Now, the short answer is; use leverage of 20:1. Set it and forget it. You can do quite well, without the added stress of watching your account balance bottom out.  If you want to read more about leverage, check out this article: Leverage


Until you are consistently profitable, have solid money management and an impeccable headspace with regard to trading psychology, use this leverage. Once you’ve attained more consistent profits, then by all means, consider moving it up a little, but remain very cautious if you approach the 50:1 level.


Just remember, with wonderful gains can come equally tragic losses, and if you want to read about how losses can affect your account, check out the following blog on our site: Trading Losses – How Much is too Much

 More to Come

There’s a lot more to come.  If you haven’t signed up on our contacts page or subscribed to the YouTube channel, please consider doing so to receive notifications as we continue to publish helpful, relevant, and informative Forex related material to support your quest to becoming a better trader.

Advanced Course

To learn more about trading Forex, consider taking our advanced course.  Click HERE for more information.

Our only goal is to make you a better trader.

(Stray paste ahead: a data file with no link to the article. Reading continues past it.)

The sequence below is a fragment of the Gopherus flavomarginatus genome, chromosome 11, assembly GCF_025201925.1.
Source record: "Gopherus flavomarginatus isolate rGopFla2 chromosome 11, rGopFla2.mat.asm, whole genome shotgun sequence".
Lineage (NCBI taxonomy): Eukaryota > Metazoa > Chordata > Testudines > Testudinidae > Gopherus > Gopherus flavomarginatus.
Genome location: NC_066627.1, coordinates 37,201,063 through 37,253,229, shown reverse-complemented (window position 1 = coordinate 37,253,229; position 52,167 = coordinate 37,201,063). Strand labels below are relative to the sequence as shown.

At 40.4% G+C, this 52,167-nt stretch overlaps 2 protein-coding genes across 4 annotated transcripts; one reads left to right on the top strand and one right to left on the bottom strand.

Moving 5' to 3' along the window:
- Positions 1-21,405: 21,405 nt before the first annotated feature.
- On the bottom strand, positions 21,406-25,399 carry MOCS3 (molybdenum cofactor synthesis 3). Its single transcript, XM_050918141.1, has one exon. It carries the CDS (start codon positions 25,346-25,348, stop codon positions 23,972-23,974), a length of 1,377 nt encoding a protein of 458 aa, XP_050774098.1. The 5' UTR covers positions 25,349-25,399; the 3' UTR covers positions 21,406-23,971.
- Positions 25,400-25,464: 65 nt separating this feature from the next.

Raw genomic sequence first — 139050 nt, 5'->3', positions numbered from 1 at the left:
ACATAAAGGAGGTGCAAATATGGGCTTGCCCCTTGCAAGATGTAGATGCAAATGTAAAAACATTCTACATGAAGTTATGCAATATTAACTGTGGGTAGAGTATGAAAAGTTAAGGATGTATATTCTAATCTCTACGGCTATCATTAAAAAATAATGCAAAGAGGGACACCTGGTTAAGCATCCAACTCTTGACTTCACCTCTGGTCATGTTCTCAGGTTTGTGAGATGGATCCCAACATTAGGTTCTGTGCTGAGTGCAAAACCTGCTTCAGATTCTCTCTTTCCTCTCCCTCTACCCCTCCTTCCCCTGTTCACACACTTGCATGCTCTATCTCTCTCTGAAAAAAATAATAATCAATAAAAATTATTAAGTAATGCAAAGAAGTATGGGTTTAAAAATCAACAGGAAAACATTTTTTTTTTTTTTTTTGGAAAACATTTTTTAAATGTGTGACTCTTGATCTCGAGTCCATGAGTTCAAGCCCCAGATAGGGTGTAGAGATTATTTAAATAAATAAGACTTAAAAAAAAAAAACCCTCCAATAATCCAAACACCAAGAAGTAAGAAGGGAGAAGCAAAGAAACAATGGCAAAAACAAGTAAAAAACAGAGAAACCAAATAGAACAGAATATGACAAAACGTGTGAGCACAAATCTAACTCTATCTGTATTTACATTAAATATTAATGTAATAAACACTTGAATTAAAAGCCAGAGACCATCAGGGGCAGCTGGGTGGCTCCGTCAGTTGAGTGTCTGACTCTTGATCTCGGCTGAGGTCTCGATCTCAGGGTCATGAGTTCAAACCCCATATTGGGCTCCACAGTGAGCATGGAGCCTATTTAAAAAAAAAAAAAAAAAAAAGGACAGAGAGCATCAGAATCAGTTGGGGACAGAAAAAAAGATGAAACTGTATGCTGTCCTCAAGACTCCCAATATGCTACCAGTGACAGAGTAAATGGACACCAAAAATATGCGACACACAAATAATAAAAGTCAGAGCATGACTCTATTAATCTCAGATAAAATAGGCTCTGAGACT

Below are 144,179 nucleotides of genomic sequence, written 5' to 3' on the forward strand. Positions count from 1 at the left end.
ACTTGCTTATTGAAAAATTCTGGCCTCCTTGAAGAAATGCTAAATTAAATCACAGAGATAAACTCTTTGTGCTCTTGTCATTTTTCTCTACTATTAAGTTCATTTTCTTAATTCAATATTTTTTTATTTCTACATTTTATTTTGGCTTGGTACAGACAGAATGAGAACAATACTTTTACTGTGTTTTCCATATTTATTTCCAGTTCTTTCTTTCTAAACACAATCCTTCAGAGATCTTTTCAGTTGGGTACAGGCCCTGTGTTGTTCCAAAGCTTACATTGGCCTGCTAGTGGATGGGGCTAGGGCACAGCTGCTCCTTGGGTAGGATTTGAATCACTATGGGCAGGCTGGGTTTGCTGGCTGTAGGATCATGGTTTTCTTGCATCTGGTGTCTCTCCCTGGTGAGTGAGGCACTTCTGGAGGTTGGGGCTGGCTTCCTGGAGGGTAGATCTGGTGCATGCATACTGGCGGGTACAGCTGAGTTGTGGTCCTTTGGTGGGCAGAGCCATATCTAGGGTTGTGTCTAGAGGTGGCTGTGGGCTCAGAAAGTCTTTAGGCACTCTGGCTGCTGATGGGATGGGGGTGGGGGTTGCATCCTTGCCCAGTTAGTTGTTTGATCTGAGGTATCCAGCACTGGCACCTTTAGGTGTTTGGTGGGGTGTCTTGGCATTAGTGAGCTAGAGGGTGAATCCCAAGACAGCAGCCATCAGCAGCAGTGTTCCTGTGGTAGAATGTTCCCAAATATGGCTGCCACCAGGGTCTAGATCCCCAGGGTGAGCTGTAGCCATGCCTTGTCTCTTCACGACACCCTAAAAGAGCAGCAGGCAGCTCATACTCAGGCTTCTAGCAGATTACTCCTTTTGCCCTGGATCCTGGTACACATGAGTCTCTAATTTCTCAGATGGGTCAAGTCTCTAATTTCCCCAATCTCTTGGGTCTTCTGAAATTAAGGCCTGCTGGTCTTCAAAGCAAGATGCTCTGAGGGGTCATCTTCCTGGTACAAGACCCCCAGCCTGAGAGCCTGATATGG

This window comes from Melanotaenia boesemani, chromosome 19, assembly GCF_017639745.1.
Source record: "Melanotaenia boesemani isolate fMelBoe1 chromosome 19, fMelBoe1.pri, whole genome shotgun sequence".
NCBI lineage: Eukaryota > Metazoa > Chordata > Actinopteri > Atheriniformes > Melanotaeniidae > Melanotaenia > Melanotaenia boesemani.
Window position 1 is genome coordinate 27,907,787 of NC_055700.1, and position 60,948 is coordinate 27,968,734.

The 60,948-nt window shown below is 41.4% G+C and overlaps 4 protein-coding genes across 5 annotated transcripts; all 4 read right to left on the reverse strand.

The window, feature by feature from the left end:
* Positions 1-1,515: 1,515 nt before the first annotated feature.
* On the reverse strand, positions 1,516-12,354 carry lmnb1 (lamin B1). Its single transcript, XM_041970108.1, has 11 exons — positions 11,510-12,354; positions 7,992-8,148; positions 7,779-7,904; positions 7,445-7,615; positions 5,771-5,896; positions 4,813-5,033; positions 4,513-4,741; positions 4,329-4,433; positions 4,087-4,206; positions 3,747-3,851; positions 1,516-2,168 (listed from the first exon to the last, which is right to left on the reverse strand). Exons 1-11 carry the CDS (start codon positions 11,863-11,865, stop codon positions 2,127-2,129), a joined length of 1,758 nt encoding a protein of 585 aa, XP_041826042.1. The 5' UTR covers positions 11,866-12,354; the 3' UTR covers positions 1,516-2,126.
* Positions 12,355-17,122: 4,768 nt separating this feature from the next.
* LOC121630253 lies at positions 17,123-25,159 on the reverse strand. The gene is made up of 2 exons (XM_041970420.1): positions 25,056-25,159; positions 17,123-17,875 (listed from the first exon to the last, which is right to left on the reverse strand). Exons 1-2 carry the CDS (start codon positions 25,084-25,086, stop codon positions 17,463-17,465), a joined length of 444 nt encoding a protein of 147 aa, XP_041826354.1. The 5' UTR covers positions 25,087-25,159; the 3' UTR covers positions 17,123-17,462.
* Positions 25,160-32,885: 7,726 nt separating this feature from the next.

BTW – Any information communicated by Stonehill Forex Limited is solely for educational purposes. The information contained within the courses and on the website neither constitutes investment advice nor a general recommendation on investments.  It is not intended to be and should not be interpreted as investment advice or a general recommendation on investment. Any person who places trades, orders or makes other types of trades and investments etc. is responsible for their own investment decisions and does so at their own risk. It is recommended that any person taking investment decisions consults with an independent financial advisor. Stonehill Forex Limited training courses and blogs are for educational purposes only, not a financial advisory service, and does not give financial advice or make general recommendations on investment.